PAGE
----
The Milwaukee Health Department has implemented a new grading system for food establishments citywide, using an algorithm developed by four students in the Executive MBA program at UWM’s Lubar School of Business — Chad Boeckman, Phil Deeken, Andrew Lochowicz, and Karen Nelson.
“It’s always exciting to take what you learn and apply it in the real world,” said Lochowicz, the project manager. “It reinforces what you learned and differentiates UWM’s EMBA program from others.”
The students found that cases of foodborne illnesses declined, and overall sanitation improved, in nearly all cities that used a food grading system. The new grading system, which took effect Jan. 2, uses the students’ algorithm and scores food establishments’ compliance with the Wisconsin Food Code. Violations that generate a higher risk of foodborne illness are given greater weight and result in higher deductions.
“I personally enjoyed taking all of the feedback received from all of the key stakeholders and using that to create an objective scoring tool that emphasized collaboration and partnership between the restaurant operators and health inspectors,” said Lochowicz.
The system will use A, B and C grades that correspond to overall compliance with the Food Code; a perfect score would be 100 points. A food establishment that earns an “A” grade, for example, would have a score of at least 80 points out of 100. Food establishments can also be temporarily closed if imminent health hazards are discovered upon inspection or if the score is too low to be considered safe.
The system also enables the possibility to earn points back based on timeliness of corrections, and places an importance on an establishment’s history of successful inspection. Both factors, coupled with the algorithm’s weighting method, are designed to provide an accurate, fair grade of an establishment, as opposed to a grade that reflects one moment in time.
“We found that the largest complaint from the food service industry was the single point in time inspection which, if it yielded a lower grade, could significantly affect business for a lengthy period of time,” said Deeken.
Placards that display that letter grade, or notice of temporary closure, will also be introduced as part of the new scoring system. Placement of such placards in clearly visible areas at establishments will be mandatory starting in 2019.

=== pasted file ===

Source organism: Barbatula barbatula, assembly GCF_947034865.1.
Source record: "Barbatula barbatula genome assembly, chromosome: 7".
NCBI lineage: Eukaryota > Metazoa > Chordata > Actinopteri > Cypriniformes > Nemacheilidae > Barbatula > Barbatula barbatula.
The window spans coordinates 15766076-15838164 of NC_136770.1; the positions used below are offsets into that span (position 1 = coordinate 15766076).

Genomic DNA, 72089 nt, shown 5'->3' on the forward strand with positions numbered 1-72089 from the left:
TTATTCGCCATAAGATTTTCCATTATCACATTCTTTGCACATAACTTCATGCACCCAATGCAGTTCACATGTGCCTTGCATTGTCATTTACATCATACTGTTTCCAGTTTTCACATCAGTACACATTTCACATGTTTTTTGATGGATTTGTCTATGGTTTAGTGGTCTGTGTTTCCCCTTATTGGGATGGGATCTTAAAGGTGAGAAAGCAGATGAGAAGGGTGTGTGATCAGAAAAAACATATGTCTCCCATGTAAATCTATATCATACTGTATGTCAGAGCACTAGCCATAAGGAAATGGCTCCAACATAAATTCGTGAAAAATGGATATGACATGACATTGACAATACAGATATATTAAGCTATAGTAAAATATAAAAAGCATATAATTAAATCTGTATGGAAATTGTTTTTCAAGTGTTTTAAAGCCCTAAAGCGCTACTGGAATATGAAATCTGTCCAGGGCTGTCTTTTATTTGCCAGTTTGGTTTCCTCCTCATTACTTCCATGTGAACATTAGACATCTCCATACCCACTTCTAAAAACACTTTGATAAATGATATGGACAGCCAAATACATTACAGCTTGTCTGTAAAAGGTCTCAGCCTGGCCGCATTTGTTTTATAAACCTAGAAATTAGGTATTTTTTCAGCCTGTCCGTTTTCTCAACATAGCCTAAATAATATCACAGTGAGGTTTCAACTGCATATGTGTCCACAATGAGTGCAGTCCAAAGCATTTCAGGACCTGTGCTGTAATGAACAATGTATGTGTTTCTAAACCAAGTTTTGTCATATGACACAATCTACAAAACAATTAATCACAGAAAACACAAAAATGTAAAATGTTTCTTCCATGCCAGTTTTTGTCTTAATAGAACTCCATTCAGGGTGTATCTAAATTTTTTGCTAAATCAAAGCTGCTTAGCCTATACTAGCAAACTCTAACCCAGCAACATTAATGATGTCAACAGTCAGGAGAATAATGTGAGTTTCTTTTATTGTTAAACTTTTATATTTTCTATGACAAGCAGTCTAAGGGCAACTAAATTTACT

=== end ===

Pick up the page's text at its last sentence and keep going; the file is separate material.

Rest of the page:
The food grade system can lead to more positive outcomes for both food establishments and patrons alike. The students found that food establishments that consistently obtained a high grade saw business increase by five percent or more, based solely on the grade.
“The grading program can bring heightened awareness of the importance of sanitation in commercial food establishments and has been a win-win situation for all parties,” Deeken said. “Significant costs are also associated with the hospitalizations and lost work time due to food poisoning cases.”
The students’ work involved collaboration with city officials including Evers, Ald. Michael Murphy, Milwaukee Commissioner of Health Bevan Baker and the Wisconsin Restaurant Association. The Health Department would not have the resources to accomplish something like the algorithm so quickly, according to Murphy, if it weren’t for the students’ help developing the system.
“I’m incredibly grateful for them. Their algorithm is now at the core of Milwaukee’s food safety system moving forward,” Murphy said. “A lot of people don’t realize what a great treasure (UWM) is. They’re great.”
UWM’s Executive MBA class is composed of senior business leaders from across Southeastern Wisconsin with years of management experience. Students in the executive MBA program come from multiple fields, including engineering, law, medicine and technology.
Local nonprofits and business organizations that could benefit from working with a small team of Executive MBA students, for free, are welcome to contact Executive MBA Director Adam Wickersham.